The Utes registered an improbable win over Washington on Thursday, then shot 63 percent in Saturday’s win to rise to seventh, two games behind Pac-12-leading Stanford.

This Week in Parenting

I mentioned last week that the older boy was on a sledding trip to Switzerland. As we were driving to pick him up from the base late Sunday, the 8 year-old was telling us that he was excited to see his older brother. Then for some reason he decided to dive in on worst-case scenarios.

First he asked if we thought his brother had been hurt at all. “No” was the answer. Then he said, “What if he broke his arm or something?” I replied that I assume mom and I would have been notified. Finally, he went for the kill shot with, “What if he’s constipated?”

After a typical week, it was time for a busy Saturday. Originally, we had basketball games scheduled for 10am and 1015am, followed by the annual Cub Scout Pinewood Derby at noon. Though not ideal, the schedule was fine since we would be able to easily finish up basketball and get to the derby on time. So of course, in typical base youth sports program fashion, we learned Friday night that there had been a schedule change, and the 8 year-old’s basketball game now started at noon. Problem.

Ok, time to make a plan. The Pinewood Derby’s flow always goes from youngest to oldest, so my kid wouldn’t go until the third group (he’s classified as a Wolf this year). Last year, the event took forever, with neither of my kids even starting to race for a good 30 minutes. Drawing upon that experience, we decided to ask the basketball coach (who alternates players each quarter) if our kid could just play the first half, and then leave in order to make his portion of the race on time. The drive between venues was about 15 minutes.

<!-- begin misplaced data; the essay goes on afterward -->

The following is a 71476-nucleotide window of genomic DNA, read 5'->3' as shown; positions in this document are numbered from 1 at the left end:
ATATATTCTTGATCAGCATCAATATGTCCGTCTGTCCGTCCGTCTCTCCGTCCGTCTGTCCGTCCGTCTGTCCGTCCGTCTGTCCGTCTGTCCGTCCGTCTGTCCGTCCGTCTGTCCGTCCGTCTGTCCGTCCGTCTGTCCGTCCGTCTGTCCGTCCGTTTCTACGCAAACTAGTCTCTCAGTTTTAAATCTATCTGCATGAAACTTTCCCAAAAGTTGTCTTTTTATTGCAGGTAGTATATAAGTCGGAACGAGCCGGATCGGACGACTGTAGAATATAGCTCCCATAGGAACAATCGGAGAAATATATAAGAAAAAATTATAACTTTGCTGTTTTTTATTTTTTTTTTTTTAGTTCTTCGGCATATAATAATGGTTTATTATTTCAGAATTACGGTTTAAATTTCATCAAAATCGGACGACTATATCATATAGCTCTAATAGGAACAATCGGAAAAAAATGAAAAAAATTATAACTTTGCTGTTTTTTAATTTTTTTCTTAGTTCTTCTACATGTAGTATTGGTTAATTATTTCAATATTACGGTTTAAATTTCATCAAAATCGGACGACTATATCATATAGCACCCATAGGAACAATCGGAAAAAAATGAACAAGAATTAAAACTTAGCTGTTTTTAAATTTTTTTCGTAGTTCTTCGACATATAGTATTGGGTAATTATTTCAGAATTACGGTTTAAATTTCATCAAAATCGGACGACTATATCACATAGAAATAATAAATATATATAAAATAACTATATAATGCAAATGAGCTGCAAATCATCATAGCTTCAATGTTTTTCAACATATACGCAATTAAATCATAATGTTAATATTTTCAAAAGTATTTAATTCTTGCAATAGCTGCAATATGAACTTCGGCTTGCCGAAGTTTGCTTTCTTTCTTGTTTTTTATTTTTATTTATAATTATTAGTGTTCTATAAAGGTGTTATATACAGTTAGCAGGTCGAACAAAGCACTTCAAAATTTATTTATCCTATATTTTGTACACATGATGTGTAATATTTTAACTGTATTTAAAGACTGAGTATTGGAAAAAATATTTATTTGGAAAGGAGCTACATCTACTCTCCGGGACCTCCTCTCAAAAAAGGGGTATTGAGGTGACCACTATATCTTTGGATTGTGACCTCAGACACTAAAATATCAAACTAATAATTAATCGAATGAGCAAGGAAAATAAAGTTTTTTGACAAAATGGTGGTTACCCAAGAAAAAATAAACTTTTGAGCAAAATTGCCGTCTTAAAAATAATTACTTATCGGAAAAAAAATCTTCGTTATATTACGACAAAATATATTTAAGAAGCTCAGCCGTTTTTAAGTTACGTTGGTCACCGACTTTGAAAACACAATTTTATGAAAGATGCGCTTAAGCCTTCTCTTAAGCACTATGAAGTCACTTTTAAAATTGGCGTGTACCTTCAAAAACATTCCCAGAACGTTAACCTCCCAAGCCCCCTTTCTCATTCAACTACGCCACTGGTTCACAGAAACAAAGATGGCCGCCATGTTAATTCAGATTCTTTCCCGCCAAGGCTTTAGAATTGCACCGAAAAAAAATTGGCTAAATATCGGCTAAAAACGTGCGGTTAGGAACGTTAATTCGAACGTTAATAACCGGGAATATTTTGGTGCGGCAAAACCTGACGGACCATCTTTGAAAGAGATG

The coach agreed to our request, so we headed out at halftime and arrived to the race about 1240. In 2019, this would have been plenty early. But apparently someone in charge took note of the interminable event in 2019, and decided to significantly accelerate the process. This meant that we’d missed “Wazzu” - both the design and name were 100% his idea - race against the other cars.

As far as the drawing, I’ll just say that he’s a chip off the old block when it comes to artistic acumen.

Luckily his den master took some videos, and his car actually won one of the heats. However, it was not fast enough to qualify for the regional finals, which are being held an hour’s drive from here and would have sucked up another Saturday. Mom and I were elated incredibly disappointed by this turn of events.

Speaking of basketball, the 11 year-old’s team had a much more successful go of it than they did in their first game, chalking up a win. While the younger boy has taken to the game fairly quickly - at least for someone who had never played - the older boy is, shall we say, a project. As much as I can, I try to hammer home that he can be a very valuable member of the team by being in the right spots, playing defense and just hustling in general. He seems to be taking that to heart.

On the down side, as much as I want him to succeed, I don’t have the heart to tell him that we’re burning his jersey at midcourt roughly one second after the season ends.

Never forget.


Best beer I had this week: Still making my way through Evil Twin’s 12 Beers of Christmas, and this week it was time to try their collaboration with 3 Sons Brewing. It was near the top of the bunch. I’ve got one left, from Tampa favorite Angry Chair. Next weekend, we’re driving up to Bruges, Belgium to partake in their local beer festival, so hopefully I’ll remember enough from the day to determine which was the best of the many beers available.

As far as the article, I’m reserving judgement until I find out which beer the man is taking with him.

Brooklyn man registers beer as an emotional support animal
Brooklyn resident Floyd Hayes took an unusual step in December to register a pint of beer as an emotional support animal.


The Mysterious Lawyer X — The California Sunday Magazine
Nicola Gobbo defended Melbourne’s most notorious criminals at the height of a 
gangland war. They didn’t know she had a secret.